I'm on the road, facilitating a workshop on controlling chaos, sitting in my hotel room and of course, learning. Watching videos on leadership. What else would a leadership trainer do on the road?
I started with a famous leader speaking and somehow wandered into this video by Drew Dudley. Honestly, I hadn't heard of Drew Dudley, but you should. He's inspiring. His ideas spark energy. I believe he does his best to live his values, and I love how he builds in the human element into his goals.
In the video he talks about values, about questions to ask in order to more earnestly live your values, and about making a positive difference, especially for people who so often go unrecognized and unappreciated.
Here's the video.
Yes, I know it's 17 minutes long - but go for it. Invest 17 minutes in this and you'll find a story you'll likely repeat and some insights you'll want to start using. I know I will.
You may have felt the hammer: often the first thing cut is training. Budgets are tough, productivity is leveling off, and turnover feels stabilized by a weak job market. So senior leaders, looking to get ever tighter on the budget, cut training dollars.
People leave organizations because:
1. They don't like their boss, and
2. They aren't trained what they are expected to do
You can get ahead of both of those problems - as a leader get the training that you need.
If your company provides it, great. If you're in charge of it, bring it in. If your company does NOT provide it, care enough about yourself and your people to get it yourself.
Have you ever achieved anything without first believing in it?
Whenever I have trouble believing in an effort, and whenever I doubt a goal, it becomes impossible to achieve.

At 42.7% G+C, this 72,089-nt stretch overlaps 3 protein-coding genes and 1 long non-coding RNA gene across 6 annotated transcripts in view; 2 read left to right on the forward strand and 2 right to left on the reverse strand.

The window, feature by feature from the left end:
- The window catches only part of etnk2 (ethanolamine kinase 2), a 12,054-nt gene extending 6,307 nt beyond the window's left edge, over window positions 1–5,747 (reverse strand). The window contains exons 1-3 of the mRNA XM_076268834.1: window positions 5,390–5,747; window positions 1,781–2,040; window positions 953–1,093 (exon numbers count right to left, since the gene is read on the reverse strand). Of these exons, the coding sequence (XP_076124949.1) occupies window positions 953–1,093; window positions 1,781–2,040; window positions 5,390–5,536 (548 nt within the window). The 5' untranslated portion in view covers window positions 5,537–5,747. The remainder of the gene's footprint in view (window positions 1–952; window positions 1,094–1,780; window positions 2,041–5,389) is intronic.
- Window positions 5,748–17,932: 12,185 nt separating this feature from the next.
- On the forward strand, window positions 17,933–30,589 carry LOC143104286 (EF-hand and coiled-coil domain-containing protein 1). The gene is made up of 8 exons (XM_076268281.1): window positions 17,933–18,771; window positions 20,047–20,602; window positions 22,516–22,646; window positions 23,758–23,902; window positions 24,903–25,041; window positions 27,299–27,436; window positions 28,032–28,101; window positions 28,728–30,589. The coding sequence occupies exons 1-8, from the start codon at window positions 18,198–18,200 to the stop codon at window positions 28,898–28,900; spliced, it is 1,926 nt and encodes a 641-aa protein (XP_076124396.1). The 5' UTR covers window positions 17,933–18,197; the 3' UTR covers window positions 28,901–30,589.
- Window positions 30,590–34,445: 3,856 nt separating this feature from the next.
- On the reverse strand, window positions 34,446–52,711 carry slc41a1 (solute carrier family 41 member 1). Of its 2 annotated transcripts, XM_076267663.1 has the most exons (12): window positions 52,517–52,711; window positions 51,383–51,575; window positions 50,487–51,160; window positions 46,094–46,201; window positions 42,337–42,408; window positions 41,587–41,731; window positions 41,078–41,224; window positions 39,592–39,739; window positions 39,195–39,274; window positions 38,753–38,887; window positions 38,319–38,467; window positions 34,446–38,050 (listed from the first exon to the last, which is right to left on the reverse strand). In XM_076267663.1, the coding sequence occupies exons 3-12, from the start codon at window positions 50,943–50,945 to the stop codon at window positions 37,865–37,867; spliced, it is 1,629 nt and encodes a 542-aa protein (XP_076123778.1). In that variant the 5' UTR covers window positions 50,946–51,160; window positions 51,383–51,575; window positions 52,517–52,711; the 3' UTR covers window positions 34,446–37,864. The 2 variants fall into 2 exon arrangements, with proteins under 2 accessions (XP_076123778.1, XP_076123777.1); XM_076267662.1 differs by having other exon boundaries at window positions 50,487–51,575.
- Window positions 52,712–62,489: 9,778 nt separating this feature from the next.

I'm not one of those people so optimistic that I believe you can achieve anything you believe -- to me that's nonsense. You still need the skill. You still need the training. You still need the discipline.
But even with all the skill, training, and discipline in the world you also must believe that what you intend is possible.
And then -- and then go do it.
Pick sensible goals (or go ahead, pick wildly impossible ones!) and then believe.
High performance leaders are constantly looking ahead while grounded in the now.
It's not either/or. It's not a choice between tactical and strategic or leadership and management. High performance leaders do it all and they do it all at once: looking ahead (what's the big picture and how does that shift our direction now?) and staying grounded in the now (how do we take care of the team?)
Do you tactics align with your strategy? Are you attending to both today?
Does everyone on your team know what you expect from them?
Beyond the performance evaluations, beyond the goal setting sessions, do you have regular conversations with them about what you expect?
High performance leaders make their expectations clear in many areas, including: